John Parker Hawkins
John Parker Hawkins, brother-in-law of General Edward R. S. Canby, was born in Indianapolis on September 29, 1830. He was graduated from the Military Academy in the class of 1852, ranking 40th out of forty-three members, and was brevetted second lieutenant of the 6th Infantry. So slow was promotion that two years elapsed before he received an appointment as a full-rank second lieutenant, this time in the 2nd Infantry. In the years before the Civil War, Hawkins served mainly on the northwestern frontier, being quartermaster of his regiment from 1858 until 1861. After the war broke out Hawkins shifted to the Commissary Department, serving as assistant commissary at St. Louis for a time, chief commissary of the District of Southwest Missouri, inspecting commissary of the Department of Missouri, chief commissary of the XIII Corps, and finally chief commissary of the Army of the Tennessee. Absent on sick leave for three months in 1863, he returned to command a brigade of Negroes and the District of Northeastern Louisiana until February, 1864. From then until the close of the war he was in garrison at Vicksburg commanding a Negro division, with which he took part in the campaign which resulted in the capture of Mobile. Hawkins had been made a brigadier general of volunteers in 1863 and in 1865 was given the brevets of major general in both the regular and volunteer services. Mustered out of volunteer service in February, 1866, he reverted to his regular rank of staff captain in the Subsistence Department and was not promoted to major until 1874. Meantime, and for many years thereafter, he served on commissary duty at various stations and was gradually promoted: to lieutenant colonel in 1889, to colonel in March, 1892, to commissary general of subsistence with rank of brigadier general on December 22, 1892. He headed the Subsistence Department until his retirement in September, 1894, at the statutory age of 64. General Hawkins lived twenty years after retirement, making his home in Indianapolis. He had married a daughter of Colonel Henry Knox Craig, chief of ordinance from 1851 until the outbreak of the Civil War, and interested himself in the genealogy of the Hawkins, Craig, and Canby families. He died in Indianapolis on February 7, 1914, and was buried in Crown Hill Cemetery there.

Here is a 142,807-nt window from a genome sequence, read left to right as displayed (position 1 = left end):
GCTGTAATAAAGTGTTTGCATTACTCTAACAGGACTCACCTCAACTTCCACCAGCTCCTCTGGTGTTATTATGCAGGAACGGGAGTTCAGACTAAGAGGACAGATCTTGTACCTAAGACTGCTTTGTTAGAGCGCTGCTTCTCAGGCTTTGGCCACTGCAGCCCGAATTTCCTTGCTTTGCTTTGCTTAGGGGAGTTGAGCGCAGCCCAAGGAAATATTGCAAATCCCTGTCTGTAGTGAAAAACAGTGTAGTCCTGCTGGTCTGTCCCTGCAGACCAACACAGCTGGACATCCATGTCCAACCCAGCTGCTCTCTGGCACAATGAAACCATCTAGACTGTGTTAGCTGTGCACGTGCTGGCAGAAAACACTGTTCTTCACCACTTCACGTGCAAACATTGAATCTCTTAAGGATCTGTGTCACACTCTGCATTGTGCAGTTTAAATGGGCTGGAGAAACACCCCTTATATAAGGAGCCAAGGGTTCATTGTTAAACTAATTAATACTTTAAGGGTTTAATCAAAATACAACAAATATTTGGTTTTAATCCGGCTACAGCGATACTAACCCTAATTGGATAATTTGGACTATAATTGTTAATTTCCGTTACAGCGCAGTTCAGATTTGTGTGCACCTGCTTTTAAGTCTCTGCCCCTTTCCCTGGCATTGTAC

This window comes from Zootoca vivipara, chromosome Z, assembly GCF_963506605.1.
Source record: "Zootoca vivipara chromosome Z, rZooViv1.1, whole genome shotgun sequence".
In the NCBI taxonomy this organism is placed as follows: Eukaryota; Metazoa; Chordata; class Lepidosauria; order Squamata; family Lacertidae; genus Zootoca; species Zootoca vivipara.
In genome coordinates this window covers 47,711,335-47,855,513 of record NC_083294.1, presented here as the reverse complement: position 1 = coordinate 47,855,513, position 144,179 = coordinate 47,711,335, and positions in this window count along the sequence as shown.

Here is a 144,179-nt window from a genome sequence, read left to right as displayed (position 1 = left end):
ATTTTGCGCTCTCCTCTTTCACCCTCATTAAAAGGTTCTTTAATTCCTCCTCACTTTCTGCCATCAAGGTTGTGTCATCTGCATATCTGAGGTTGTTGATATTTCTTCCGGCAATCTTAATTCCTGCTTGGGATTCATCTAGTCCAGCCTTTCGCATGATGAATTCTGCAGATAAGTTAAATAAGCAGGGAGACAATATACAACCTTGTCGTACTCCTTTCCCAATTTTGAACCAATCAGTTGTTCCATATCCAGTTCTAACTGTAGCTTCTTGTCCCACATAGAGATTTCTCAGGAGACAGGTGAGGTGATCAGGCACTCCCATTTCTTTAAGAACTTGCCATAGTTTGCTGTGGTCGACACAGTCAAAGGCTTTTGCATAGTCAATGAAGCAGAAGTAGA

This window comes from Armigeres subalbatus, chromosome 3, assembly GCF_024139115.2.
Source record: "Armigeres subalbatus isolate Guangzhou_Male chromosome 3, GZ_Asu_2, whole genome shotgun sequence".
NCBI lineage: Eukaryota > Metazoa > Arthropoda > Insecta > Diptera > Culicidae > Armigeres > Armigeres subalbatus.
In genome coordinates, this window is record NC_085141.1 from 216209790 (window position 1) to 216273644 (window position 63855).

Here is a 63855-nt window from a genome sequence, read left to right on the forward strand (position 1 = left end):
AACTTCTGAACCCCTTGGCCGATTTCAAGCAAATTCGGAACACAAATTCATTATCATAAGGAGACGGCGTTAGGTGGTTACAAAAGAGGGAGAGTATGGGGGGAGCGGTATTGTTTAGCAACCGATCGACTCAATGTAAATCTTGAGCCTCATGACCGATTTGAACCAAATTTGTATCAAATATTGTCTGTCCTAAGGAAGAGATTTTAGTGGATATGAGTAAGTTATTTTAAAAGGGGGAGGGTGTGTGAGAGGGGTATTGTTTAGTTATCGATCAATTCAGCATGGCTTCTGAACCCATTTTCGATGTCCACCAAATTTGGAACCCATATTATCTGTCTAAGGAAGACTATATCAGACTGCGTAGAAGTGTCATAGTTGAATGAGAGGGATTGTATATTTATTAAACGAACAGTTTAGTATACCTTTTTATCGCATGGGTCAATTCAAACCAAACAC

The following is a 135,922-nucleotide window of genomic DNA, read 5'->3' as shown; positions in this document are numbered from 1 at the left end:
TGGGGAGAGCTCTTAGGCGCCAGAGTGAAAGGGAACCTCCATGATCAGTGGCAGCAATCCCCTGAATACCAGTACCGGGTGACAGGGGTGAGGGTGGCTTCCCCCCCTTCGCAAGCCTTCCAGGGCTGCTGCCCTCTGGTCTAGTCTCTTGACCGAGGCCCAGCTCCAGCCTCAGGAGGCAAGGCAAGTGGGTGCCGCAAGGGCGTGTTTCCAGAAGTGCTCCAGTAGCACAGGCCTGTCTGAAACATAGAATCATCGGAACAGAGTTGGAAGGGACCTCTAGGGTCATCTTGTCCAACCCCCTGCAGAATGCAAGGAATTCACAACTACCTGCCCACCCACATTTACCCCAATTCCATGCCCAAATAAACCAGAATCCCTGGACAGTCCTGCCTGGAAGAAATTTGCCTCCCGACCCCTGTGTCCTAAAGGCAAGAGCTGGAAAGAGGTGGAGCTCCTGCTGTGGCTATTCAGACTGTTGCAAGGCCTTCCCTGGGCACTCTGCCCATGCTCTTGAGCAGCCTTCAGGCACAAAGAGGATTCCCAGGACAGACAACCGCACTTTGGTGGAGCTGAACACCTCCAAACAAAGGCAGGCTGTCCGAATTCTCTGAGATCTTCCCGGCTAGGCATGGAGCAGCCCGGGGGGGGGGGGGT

Reference: Generals in Blue. Lives of the Union Commanders by Ezra J. Warner. Louisiana State University Press. Baton Rouge.